Graudin (2016) addresses identity in the addictive Wolf by Wolf series.
I love the young adult genre. I love that contemporary political issues are being dealt with one way or another in the literature of young people, who are old enough to know what surrounds them, but are still dismissed as having any impact on these events. These books are artifacts of rebellion that goes way beyond the last page.
Wolf by Wolf is a great stand-alone novel. Until I reached the end, I didn’t even realise there was a sequel. I was not concerned with the love interest between Yael and Luka, but I did want to find out what happened.
Whilst the plot is gripping, the literary symbols in these two novels are complex and extremely well written. The most striking was the matryoshka doll, which disappears for a large portion of the plot, but reunited at the end of the text. The doll is a powerful symbol because it trangresses racial boundaries. These concrete details (along with one other), anchor Yael in her new adventure of self-discovery. Above anything else, the doll reminds Yael that she can and has “changed things”.
The were-wolf myth is addressed in this novel in complex, gritty, C20th ways. Graudin adopts the notion of morphology through the use of physical doppelgangers. By the end of the first book, we realise that many of the characters we encounter are not who they say there are. Instead, the are subjects of scientific experiments, used to protect Hitler, who plays a prominant role in all events. His reach permeates every scene, where the reader experiences paranoia alongside the characters.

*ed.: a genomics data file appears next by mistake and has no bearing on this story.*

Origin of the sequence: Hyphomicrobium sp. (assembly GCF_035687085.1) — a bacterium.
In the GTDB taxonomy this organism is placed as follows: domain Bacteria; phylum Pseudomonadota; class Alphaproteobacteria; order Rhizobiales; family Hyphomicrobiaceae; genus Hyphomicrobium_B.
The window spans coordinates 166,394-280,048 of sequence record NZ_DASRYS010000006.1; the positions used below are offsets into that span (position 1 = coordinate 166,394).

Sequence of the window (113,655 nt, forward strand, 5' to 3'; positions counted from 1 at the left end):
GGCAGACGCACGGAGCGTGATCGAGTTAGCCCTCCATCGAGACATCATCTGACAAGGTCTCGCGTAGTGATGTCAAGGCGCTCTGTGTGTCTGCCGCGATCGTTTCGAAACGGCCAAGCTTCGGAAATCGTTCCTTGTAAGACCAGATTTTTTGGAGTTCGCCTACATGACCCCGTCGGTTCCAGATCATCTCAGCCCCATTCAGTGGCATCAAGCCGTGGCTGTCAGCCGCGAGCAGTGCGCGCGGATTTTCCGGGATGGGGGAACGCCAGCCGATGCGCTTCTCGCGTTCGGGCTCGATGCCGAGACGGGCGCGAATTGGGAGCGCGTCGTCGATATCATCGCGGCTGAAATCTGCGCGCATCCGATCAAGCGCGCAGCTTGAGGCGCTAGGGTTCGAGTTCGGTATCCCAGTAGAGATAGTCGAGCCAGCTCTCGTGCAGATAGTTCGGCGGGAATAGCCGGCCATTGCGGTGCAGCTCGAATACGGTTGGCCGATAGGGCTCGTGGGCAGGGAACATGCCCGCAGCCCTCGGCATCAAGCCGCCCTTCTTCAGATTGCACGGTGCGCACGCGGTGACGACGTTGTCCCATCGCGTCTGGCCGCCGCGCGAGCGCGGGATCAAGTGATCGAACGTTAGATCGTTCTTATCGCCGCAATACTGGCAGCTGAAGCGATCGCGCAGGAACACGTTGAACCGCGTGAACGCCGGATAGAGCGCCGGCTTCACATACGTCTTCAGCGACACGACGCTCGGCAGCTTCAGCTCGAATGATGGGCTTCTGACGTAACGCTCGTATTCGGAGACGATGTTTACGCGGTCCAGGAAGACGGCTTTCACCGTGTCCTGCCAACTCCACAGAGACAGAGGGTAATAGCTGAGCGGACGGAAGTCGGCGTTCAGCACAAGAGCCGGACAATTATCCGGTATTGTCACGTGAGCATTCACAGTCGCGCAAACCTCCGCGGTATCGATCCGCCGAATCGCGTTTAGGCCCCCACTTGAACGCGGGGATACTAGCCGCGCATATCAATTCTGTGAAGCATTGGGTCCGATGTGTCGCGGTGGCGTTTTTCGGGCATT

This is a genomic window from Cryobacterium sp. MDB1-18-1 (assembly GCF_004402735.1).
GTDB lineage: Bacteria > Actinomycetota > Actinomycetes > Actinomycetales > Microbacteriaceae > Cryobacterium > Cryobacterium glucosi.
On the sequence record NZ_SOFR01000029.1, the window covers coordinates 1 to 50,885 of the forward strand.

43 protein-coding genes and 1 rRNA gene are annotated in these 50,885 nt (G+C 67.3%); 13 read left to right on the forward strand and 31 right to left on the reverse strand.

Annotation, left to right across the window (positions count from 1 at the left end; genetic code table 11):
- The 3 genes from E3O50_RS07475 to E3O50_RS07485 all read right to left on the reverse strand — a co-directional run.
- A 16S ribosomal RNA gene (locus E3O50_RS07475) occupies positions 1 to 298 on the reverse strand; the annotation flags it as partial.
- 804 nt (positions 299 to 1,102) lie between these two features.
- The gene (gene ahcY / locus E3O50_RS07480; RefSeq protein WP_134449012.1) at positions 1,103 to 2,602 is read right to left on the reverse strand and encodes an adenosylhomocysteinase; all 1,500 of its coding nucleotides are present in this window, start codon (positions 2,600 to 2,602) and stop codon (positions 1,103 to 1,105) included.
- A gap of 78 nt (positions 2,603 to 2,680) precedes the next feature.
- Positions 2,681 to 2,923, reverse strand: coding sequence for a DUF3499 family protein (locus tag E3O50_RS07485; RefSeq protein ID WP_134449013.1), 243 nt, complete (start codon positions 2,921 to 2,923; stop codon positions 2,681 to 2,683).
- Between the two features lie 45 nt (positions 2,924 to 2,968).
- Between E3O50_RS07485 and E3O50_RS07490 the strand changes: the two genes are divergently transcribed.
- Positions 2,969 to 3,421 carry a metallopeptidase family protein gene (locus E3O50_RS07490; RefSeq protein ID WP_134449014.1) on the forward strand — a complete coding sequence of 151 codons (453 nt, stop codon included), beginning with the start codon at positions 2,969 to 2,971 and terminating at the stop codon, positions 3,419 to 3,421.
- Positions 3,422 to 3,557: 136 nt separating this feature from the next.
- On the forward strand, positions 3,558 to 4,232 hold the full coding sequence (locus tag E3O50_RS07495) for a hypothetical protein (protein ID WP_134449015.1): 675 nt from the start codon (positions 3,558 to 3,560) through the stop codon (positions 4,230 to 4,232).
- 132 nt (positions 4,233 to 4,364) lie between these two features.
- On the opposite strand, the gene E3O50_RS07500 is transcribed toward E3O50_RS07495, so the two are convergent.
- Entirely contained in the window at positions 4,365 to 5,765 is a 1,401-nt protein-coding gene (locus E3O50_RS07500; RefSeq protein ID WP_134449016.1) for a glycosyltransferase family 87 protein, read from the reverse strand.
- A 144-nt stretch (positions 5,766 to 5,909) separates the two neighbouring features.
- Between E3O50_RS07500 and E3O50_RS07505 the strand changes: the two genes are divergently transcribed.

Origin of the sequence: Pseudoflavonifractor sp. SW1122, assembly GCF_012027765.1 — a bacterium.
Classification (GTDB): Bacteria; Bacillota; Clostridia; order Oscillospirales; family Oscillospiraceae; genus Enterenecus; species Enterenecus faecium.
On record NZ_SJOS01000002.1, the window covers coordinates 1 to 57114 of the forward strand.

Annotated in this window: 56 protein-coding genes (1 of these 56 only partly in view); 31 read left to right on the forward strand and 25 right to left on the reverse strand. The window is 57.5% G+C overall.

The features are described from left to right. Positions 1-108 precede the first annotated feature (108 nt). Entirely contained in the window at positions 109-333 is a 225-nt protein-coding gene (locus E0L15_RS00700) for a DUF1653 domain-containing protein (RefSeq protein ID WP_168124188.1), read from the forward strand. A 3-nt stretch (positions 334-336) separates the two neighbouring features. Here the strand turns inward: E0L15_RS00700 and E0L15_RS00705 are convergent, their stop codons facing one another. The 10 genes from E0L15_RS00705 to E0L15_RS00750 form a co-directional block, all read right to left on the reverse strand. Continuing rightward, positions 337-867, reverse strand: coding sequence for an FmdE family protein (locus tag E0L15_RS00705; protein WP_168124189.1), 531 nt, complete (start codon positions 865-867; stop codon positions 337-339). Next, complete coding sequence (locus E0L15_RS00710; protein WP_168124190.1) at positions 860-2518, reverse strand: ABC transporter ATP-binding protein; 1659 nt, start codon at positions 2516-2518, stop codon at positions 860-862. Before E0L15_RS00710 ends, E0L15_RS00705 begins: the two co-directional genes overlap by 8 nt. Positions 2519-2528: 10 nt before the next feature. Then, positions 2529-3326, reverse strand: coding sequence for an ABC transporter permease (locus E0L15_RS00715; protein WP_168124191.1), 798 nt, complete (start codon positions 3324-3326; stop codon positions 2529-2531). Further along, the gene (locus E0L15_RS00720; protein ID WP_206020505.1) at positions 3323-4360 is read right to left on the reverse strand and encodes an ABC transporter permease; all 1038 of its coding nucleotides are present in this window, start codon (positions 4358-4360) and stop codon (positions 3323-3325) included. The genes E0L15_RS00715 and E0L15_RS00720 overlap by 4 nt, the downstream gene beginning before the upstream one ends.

A lot of Young Adult novels which deal with identity to this extent would be written in first person. However, this journey is not all about Yael. There are many young people whose stories we see in the narrative, and experience their fears with them. Although the omnipotent narration tells us different, we understand Felix’s fear of Yael throughout the first and second books, perhaps we even understand his movements in the last twenty pages of Blood for Blood.
The use of the were-wolf myth in these novels is a clever way of addressing identity. In extension the image of the wolf gives Yael considerable strength, and the title of the first novel is a reference to the tattoos that Yael gets to remember loved and lost ones. In the meantime, these tattoos do not disappear, and reveal Yael’s true identity should anyone care to look. Therefore, the morphological changes, which play with the were-wolf myth, is both empowering and inhabilitating Yael’s course.
Wolf by Wolf and Blood for Blood are important explorations of an alternative history, and the power of young people to change their history. I was gripped by the plot, but I also very much enjoyed all of the characters who were relatable through the third person narration.
Overall, if you get the chance, this will be one of the best Young Adult book(s) you read this year.